Wednesday, October 19, 2011

Steve Flowers: Inside The Statehouse: Legacy of the new Republican majority

  The prodigious 2011 Regular Legislative Session not only saw sweeping conservative fiscal changes to state government, the new Republican led legislative bodies also set out on an unmistakably conservative social mission.

  This legislature approved an illegal immigration law that mirrors the Arizona measure. In addition, this very conservative pro-life legislature enacted a new strict anti abortion bill. The new law is patterned after a law Nebraska enacted in 2010. In fact, legislatures in more than 30 states are passing or moving forward with bills to restrict abortion rights that could prompt the U.S. Supreme Court to revisit the issue.

  It has been 38 years since the high court has considered the abortion issue. The landmark 1974 Roe v. Wade ruling makes abortion legal up to a certain point in the life of the fetus. The logic or linchpin was based on the viability of an unborn child. In other words, at what point could the unborn live if birthed. However, over the past four decades medical science has progressed significantly reducing the time of viability by 8 to 10 weeks. It is now 20 weeks. Alabama’s law would ban elective abortions starting at 20 weeks of pregnancy. This issue will ultimately be decided by the U.S. Supreme Court.

  Two other major social issues were addressed by the legislature. These two measures are coming in the form of constitutional amendments and must be approved by you, the Alabama voter, on next year’s ballot. First, the legislature wants you to vote to opt out of Obama Care. If you approve the proposed measure, the law could be used as a vehicle to challenge in federal court the health care overhaul law passed by Congress last year. The federal law, if it stands, eventually will require most Americans to have health care coverage or face federal penalties. Alabama’s legislation would write into the state constitution that “a law or rule shall not compel directly or indirectly any person, employer, or health care provider to participate in any health care system.” Many states have passed similar legislation and some federal judges have already ruled in their favor.

  Another provision that you will see on the 2012 ballot would rewrite the constitution to say that workers would be guaranteed secret ballots when voting whether to unionize a workplace. This constitutional amendment would ensure that Alabama remains a right-to-work state.

  On another constitutional front the Republican legislature attempted to work on our constitution. For decades there has been a call to completely scrap and rewrite our 1901 Constitution. Indeed it is antiquated and cumbersome. It was written in 1901 and is the longest and most amended in the nation. It clearly is also a racist document because of the time in our state’s history in which it was initially drafted. The purpose of the 1901 Constitution was to write into our state’s basic governing document the disenfranchising of black Alabamians.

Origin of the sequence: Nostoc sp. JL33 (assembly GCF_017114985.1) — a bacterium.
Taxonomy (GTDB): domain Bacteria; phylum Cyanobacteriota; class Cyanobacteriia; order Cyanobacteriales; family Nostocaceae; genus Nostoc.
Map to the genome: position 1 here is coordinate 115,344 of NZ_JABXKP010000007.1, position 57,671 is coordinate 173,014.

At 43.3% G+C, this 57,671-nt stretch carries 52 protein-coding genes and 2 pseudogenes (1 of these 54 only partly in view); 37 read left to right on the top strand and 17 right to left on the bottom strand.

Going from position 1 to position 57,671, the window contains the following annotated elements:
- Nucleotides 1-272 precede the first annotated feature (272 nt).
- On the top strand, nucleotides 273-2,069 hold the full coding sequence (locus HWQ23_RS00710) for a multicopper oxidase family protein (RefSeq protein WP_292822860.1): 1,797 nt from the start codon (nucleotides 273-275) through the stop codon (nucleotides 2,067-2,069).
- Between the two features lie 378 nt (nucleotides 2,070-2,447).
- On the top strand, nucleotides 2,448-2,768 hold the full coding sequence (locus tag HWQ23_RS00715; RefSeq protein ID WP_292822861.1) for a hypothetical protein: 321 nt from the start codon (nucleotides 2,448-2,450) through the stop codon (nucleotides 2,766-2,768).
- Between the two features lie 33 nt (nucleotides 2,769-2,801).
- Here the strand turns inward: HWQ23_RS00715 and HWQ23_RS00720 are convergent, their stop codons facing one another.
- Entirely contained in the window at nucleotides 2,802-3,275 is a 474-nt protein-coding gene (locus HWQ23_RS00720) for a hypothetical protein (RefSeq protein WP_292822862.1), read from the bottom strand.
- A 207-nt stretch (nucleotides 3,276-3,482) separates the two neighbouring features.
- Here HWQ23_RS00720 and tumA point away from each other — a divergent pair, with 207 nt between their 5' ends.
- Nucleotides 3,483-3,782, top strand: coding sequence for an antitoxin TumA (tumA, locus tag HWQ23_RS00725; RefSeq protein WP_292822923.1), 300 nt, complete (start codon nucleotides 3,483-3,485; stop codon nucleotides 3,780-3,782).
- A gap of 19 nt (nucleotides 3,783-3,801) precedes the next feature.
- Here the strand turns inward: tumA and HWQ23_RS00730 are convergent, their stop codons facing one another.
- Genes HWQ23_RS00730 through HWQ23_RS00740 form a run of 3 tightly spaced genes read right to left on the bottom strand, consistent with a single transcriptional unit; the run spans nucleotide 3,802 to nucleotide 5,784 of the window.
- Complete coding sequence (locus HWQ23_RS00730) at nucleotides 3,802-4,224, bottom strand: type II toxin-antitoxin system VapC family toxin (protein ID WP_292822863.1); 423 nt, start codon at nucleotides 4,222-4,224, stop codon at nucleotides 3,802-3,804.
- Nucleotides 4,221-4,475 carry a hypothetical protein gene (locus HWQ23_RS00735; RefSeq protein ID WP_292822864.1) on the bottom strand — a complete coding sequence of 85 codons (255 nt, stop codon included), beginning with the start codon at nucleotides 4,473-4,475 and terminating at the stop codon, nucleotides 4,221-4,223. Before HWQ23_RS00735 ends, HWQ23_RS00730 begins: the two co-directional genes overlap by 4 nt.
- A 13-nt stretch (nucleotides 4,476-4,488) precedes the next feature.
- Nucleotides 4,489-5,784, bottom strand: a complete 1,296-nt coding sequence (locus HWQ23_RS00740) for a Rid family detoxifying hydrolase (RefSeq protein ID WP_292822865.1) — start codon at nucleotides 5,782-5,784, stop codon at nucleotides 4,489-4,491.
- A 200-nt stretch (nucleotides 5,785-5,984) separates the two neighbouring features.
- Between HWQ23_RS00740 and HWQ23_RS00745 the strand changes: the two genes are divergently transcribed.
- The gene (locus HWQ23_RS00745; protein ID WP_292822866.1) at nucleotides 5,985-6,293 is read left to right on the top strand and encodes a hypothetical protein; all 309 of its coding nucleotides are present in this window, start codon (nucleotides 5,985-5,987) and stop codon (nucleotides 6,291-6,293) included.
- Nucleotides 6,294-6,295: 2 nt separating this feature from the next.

There has been a debate over the years as to the best way to revamp the flawed document. Some say it should be tweaked article by article. More fervent progressives prefer calling for a constitutional convention and rewriting an entirely new document. Their covert purpose is to allow greater taxation on land. Our original drafters were Black Belt planters who intended to keep taxes minimal on their vast land holdings. It worked and has endured over the past century. Our property taxes are by far the lowest in the nation.

  Our current legislature wants to try to rewrite the constitution article by article over the new four years and totally avoid the taxation section, which is the most controversial. Senate President Pro Tem Del Marsh is spearheading the project and believes it is doable.

  This constitutional revision issue actually caused the most acrimony during the legislative session. Democrats prefer a constitutional convention and a complete rewrite. In fact, no black members of the Alabama Senate voted for the first revision bill, which removes offensive racist language from the Alabama constitution. The amendment would also remove language providing for separate schools for black and white students and levying poll taxes to vote. Black legislators say that removing this language is tokenism and not necessary because these sections have long been made irrelevant by superseding federal laws. They want more substantive changes in the property taxes.

  This group of Republican legislators leaves no doubt as to who is in control. They are unequivocally placing an indelible conservative stamp on Alabama government.

  See you next week.

  About the author: Steve Flowers is Alabama’s leading political columnist. His column appears weekly in 72 Alabama newspapers. Steve served 16 years in the state legislature. He may be reached at

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